Why Every Executive Should Take Flying Lessons: Business Advice From Rick Rahim, President of BusinessVentures.com
GREAT FALLS, VA / ACCESSWIRE / May 26, 2019 / Rick Rahim says there are many parallels between learning to fly and becoming a successful business executive.
Rick has been a helicopter pilot for the past 18 years. He has also held a fixed wing license (airplanes) for the past 15 years. Rahim is the President of BusinessVentures.com.
Learning to fly was always on Rahim’s “bucket list” since the age of 7. But in 2003, Rick fulfilled his lifelong dream to become a pilot.
Rick did it a little differently than most pilots. Instead of learning to fly airplanes first, and then moving on to helicopters, Rick opted to go straight to helicopter instruction. “I literally purchased my first helicopter and took an instructor with me to go pick it up,” he says.
Rahim’s first lesson began the day he flew his new helicopter home with a flight instructor by his side. Rahim flew full-time with an instructor for five weeks and obtained his rotary wing license.
A few years later, wanting the freedom to go faster and farther than helicopters make practical, Rick repeated the process by purchasing his first airplane in Arizona. “I took a close airline pilot friend with me to pick up the airplane, and he helped my fly it back to Virginia.” Rahim quickly added on his fixed wing rating so he could fly airplanes as well.
According to Rick, there are many parallels between learning to fly and becoming a successful business executive. For starters, “You have to realize that every decision you make in the air can have life-or-death consequences. You can’t hot-dog when your life and the life of your passengers depend on your actions.” Rick says business leaders would do well to attach the same level of importance to their business decisions.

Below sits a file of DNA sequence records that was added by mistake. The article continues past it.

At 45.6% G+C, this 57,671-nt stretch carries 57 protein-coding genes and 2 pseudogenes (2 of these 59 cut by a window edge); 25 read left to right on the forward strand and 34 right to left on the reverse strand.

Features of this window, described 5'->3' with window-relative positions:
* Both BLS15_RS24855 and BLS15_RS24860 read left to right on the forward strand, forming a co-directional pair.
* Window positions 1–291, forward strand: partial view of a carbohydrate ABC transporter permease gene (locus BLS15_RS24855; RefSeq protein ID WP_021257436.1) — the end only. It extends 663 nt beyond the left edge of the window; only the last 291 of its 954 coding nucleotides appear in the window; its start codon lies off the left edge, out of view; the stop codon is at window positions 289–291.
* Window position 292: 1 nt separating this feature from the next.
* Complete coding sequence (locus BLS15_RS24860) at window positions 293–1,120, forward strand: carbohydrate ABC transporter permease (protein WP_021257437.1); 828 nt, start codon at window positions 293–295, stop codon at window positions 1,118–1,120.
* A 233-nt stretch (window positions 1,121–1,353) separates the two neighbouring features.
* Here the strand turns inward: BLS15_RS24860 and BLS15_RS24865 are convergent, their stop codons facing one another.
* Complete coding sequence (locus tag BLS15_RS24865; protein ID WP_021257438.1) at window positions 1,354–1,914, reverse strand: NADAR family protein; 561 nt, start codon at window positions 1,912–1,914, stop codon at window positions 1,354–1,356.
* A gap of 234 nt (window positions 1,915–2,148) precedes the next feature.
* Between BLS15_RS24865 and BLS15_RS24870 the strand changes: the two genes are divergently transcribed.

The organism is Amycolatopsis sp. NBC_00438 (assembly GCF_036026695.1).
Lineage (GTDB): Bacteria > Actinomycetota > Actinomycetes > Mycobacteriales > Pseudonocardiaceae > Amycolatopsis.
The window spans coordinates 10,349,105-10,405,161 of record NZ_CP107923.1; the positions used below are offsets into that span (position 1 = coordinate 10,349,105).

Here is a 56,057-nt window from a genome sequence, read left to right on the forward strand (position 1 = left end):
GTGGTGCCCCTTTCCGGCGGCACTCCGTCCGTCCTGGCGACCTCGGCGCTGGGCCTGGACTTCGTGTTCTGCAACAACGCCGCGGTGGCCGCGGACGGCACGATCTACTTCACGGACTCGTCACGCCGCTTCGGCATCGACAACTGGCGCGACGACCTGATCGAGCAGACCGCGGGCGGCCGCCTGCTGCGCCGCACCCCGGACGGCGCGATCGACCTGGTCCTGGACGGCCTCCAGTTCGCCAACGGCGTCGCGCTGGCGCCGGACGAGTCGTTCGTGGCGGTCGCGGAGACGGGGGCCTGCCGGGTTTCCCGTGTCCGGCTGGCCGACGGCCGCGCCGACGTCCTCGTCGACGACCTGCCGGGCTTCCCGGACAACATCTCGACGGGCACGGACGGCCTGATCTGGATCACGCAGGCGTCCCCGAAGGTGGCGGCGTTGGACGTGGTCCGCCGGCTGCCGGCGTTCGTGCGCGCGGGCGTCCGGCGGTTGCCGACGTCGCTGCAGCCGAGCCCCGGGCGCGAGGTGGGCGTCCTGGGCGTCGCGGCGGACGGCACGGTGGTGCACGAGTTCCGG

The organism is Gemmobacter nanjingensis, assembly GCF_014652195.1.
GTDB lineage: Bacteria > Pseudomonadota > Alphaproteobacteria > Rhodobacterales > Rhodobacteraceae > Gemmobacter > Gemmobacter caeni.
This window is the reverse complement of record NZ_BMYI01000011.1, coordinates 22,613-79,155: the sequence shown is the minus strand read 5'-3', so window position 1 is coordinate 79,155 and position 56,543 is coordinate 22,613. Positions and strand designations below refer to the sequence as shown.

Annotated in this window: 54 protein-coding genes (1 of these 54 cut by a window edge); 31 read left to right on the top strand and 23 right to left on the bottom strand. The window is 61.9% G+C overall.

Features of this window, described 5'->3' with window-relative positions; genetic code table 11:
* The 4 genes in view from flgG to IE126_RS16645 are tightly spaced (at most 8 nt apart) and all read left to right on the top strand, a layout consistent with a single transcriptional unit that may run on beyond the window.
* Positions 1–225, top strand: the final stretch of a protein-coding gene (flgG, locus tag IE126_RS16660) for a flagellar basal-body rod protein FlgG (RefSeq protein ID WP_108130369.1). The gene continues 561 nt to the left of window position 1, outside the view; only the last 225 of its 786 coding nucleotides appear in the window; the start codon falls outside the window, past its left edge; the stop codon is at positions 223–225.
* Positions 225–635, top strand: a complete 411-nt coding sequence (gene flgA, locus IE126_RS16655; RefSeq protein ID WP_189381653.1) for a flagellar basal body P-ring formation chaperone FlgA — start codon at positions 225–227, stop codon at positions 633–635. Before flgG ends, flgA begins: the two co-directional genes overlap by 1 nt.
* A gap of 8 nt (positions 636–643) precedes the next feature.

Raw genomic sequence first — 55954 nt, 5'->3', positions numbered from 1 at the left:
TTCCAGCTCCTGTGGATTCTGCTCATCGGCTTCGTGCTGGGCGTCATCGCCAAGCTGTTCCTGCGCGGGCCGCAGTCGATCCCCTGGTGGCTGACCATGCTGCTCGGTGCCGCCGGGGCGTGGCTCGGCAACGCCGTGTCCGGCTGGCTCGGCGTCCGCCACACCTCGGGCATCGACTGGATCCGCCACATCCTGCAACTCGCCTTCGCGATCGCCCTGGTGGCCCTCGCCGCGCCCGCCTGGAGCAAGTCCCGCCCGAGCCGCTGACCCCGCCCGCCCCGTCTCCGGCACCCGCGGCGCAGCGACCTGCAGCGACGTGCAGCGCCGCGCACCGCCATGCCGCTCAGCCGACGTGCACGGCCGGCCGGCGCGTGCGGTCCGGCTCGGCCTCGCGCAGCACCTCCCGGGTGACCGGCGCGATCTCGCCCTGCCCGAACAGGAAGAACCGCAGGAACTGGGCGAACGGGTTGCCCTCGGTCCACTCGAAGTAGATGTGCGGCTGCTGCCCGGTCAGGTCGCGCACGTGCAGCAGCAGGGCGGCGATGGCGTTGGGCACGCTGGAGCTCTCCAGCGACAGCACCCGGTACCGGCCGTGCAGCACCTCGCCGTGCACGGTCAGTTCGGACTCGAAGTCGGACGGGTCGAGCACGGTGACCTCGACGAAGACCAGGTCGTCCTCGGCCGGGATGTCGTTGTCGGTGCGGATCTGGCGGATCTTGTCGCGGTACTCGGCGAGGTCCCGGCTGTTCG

Rahim says it starts with proper preparation. “Student pilots certainly have book work, and must prove their factual knowledge before being able to obtain a pilot’s license. You have to have the knowledge in order to be able to do the job,” Rick says. The same could be said for business management
According to Rahim, when first learning to fly, a student pilot must let go of his ego and be willing to learn from and listen to his flight instructor. “Great managers also must recognize they do not know everything, and should be willing to listen and learn from those with more experience,” he says.
Finally, after the student pilot proves he has the required book knowledge, and passes an exam, he is ready for his practical test. (Pilots must pass a FAA Check Ride with an FAA Examiner in order to receive a pilot’s license.)
The practical test from the FAA Examiner is where he must prove beyond a doubt that he possesses the skills to safely pilot an aircraft. Similarly, the finest college degree often may not fully qualify an inexperienced person to be put in charge of a company without practical experience first.
“Remember, too, that a pilot must demonstrate his abilities with all sorts of emergency handling procedures. Before obtaining a license, a student pilot must demonstrate he is ready for - and capable of handling virtually any type of emergency.” Rick says all executives would be well advised to inventory their personal emergency handling skills. “Can you keep your business flying when something goes extremely wrong during flight?” Rick asks.
Rahim says “Flying has been a pure joy in my life and a source of extreme satisfaction.” Rick says he finds flying very peaceful and relaxing. “While there is a lot of responsibility (and even stress) while flying, I enjoy it thoroughly. Because everything else falls away, and all I do is focus on flying.
“That’s the last lesson,” according to Rick Rahim. Every executive needs to find some passion that lets him “turn off” business. “Even if only for a few short hours. You have to find something to take your mind off your work every once in a while.” For Rahim, it’s the freedom of flying.
About Rick Rahim:
Rick Rahim is passionate about helicopter flight and has personally flown over 1,000 children free of charge through his volunteer program at FreeHelicopterRides.com. Rick also went viral on YouTube and Facebook a few years ago when he pulled his son’s baby tooth out with his actual helicopter.
For further information, contact BusinessVentures.com